2018-11-30

Making Tax Digital

The "challenge" continues.

Just a reminder - EVERY UK VAT REGISTERED COMPANY (that has to be registered) must be using the new "Making Tax Digital" API to submit VAT returns from April 2019. Do not forget!

We have s/w for this (Onion Accounts), tested, and approved, yay!

So we are trying to put the company (A&A) on the "pilot" so we can actually submit our own VAT return using the new system, before it is all mandatory. A final double check that all is working as it should.

We get to authorise it all, using OAUTH, and get an access token for the read:vat and write:vat access. But it does not work, we are told we are not authorised!

Checking the government gateway VAT pages it seems we have to "sign up" for the pilot. That may explain things, except if we are not signed up then why allow us to "authorise" the access? Surely the OAUTH process should be saying "You are not signed up for MTD VAT" rather than giving the access token and the failing when we try and get the VAT obligations? Crazy...

So, let's try and sign up.... Nope. We get "This service is only available to some limited companies, sole traders, partnerships and VAT groups." which is not that helpful.

We also get "You will be able to sign up for this service from April 2019."

Hang on?!?! This is "Sign up for the pilot". Why would I be able to sign up for a pilot in April 2019 when the pilot is surely over (as MTD VAT is mandatory from April 2019)? Surely they are not making people "sign up" for the mandatory process (they call it a "service" which I dislike).

A bit more digging and we find "You will not be able to take part in the pilot at the moment if you:" ... "currently trade with, or have traded with the EU".

Two issues with this...

Firstly, surely you want people on the pilot with the complex edge cases, not the "simple" cases. You want things to break (if they are going to break) in the pilot and not once the process goes live. So why exclude these edge cases?

Secondly, and this is where the mindset has got us brexit, what UK company does not trade with the EU? Hardly any, I bet. All of our customers and suppliers are in the EU! Yes, almost every single one is also in the UK, but the UK is part of the EU.

Is a Dutch company trading with a Dutch supplier, "trading with the EU"? If yes, then so is a UK company trading with a UK supplier. If no, then neither is a UK company trading with that Dutch supplier. Either the supplier (or customer) is in the EU, or they are not. They are not suddenly "not in the EU" if in the same country as the trading party. Next we'll say that trading with someone else in Bracknell is not trading with the UK, it is trading with Bracknell.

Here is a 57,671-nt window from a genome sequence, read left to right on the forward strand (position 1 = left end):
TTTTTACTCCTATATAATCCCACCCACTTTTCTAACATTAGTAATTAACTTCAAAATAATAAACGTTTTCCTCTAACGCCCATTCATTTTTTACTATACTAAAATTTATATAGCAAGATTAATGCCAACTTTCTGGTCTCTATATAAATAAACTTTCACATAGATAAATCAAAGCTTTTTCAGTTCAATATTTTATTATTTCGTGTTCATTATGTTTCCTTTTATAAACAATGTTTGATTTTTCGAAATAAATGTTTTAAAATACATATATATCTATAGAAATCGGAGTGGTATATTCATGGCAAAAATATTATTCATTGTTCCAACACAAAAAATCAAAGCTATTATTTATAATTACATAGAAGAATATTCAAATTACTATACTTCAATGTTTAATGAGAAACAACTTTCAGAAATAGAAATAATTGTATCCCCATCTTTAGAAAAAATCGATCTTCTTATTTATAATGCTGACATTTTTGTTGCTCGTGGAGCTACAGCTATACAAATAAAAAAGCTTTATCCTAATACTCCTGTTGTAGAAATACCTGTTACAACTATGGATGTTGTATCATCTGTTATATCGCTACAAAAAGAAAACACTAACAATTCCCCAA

The ideas that there is the "UK", and there is this separate non-UK "EU", an idea perpetrated by HMRC in this case, is part of the problem, IMHO.

Update: Sounds like the "traded with EU" restriction goes away next week, so we may be able to make some progress!

Update: (4th Dec) We have "applied" for the trial.

Update: (5th Dec) We managed to file a VAT return, just in time.

8 comments:

  1. >>>>Is a Dutch company trading with a Dutch supplier, "trading with the EU"?

    Admittedly this is what we were taught in my LLB when it comes to free movement rather than trading, but when its within the same state, then it doesn't engage EU rights... So you can't use the EU Free movement rules to bring in to the UK third state family members by moving to say, Wales from England.

    Based on that, I would say no, intra-UK and intra-Netherlands trade would not be trading with the EU.

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    Replies
    1. You admit you are talking about a different area of EU law, and then 'based on that',reach a particular conclusion.

      I suspect that the truth of the matter is a little more prosaic. Cross border trading, even within the single market, introduces new complexities, as the single market is not fully harmonised. Regulations often allow local derogations and Directives are subject to local implementation. The single market does in fact allow for diversity and local sovereignty.

      You can't 'trade with the EU' as such. The EU is a political union. You can trade with entities outside of your own member state, which brings the added complications such as VAT issues as noted above.

      It sounds like my LLB was slightly better taught ;)

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    2. I read "trade with EU" as trading with someone that is within the EU, to be honest, and that was the basis of my point - UK companies are as much in the EU and as any other in the EU and not in the UK.

      Delete
    3. >>>You admit you are talking about a different area of EU law, and then 'based on that',reach a particular conclusion.

      But its still based on the same principles. Issues related to Free Movement (be it of persons, goods, services and Capital) can only invoked if Free Movement itself is invoked. If you're not crossing an internal EU border, Free Movement isn't invoked.

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  2. It'll just be a clumsily worded way of saying "we don't support VAT MOSS". As much as you're trading with an entity in the EU, you're not trading under EU "supervision".

    As entities in this country, I believe (happy to be corrected) that you don't follow EU rules and regulations; they are written into UK law and enforced by the UK.

    As a side, MTD is a colossal mess!

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  3. This might be useful information to you. We have been advised that there are updates to the HMRC platform from 4th Dec that will allow business trading with the EU to join the pilot. We are currently awaiting for this update to be able to test the next phase of our dev. Cheers, Dom.

    ReplyDelete

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